PUB HLTH 2200 - Social Foundations of Health II

North Terrace Campus - Semester 2 - 2014

This course seeks to build on Level I Public Health, specifically to develop understanding of the social foundations of health and the ways in which frameworks and theories can be used to guide thought and action in public health endeavours. The course is divided into three modules, each with a different focus. The first module draws out the historical, cultural and structural dimensions of public health problems (using the framework of the sociological imagination) and develops critical thinking about possibilities for change. The second module concerns the social determinants of Indigenous health. A third module considers social and behaviour change, from both theoretical and practical perspectives.

  • General Course Information
    Course Details
    Course Code PUB HLTH 2200
    Course Social Foundations of Health II
    Coordinating Unit Public Health
    Term Semester 2
    Level Undergraduate
    Location/s North Terrace Campus
    Units 3
    Contact Up to 3 hours per week
    Assumed Knowledge PUB HLTH 1001 & PUB HLTH 1002
    Course Description This course seeks to build on Level I Public Health, specifically to develop understanding of the social foundations of health and the ways in which frameworks and theories can be used to guide thought and action in public health endeavours. The course is divided into three modules, each with a different focus. The first module draws out the historical, cultural and structural dimensions of public health problems (using the framework of the sociological imagination) and develops critical thinking about possibilities for change. The second module concerns the social determinants of Indigenous health. A third module considers social and behaviour change, from both theoretical and practical perspectives.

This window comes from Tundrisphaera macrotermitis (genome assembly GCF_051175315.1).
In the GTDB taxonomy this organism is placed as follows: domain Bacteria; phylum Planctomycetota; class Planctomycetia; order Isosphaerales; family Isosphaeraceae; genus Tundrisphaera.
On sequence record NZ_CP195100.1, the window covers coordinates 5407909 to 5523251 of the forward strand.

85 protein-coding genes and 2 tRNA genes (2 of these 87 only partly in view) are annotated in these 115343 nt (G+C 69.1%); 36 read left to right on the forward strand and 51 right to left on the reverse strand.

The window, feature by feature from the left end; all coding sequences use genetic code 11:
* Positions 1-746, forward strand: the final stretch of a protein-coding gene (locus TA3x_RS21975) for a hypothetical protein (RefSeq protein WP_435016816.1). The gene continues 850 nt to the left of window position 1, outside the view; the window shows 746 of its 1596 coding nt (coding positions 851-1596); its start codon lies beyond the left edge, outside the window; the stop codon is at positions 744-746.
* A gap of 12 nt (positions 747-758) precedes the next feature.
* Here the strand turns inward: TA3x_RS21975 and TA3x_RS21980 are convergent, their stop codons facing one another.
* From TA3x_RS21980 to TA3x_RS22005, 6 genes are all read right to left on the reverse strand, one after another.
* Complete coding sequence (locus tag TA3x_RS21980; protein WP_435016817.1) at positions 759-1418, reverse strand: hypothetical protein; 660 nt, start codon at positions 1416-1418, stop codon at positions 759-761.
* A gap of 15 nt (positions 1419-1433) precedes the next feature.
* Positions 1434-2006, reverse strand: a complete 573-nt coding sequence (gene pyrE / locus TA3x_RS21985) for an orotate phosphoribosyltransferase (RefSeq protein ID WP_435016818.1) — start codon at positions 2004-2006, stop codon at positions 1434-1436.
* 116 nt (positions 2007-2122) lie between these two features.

Course Staff

    Course Coordinator: Dr Shona Crabb

    Course Coordinator: Shona Crabb
    Phone: +61 8 8313 1686
    Email: shona.crabb@adelaide.edu.au
    Location: Level 7, 178 North Terrace

    Academic Staff: Dr Dylan Coleman
    Phone: +61 8 8313 6878
    Email: dylan.coleman@adelaide.edu.au
    Location: Level 7, 178 North Terrace

    Learning and Teaching Team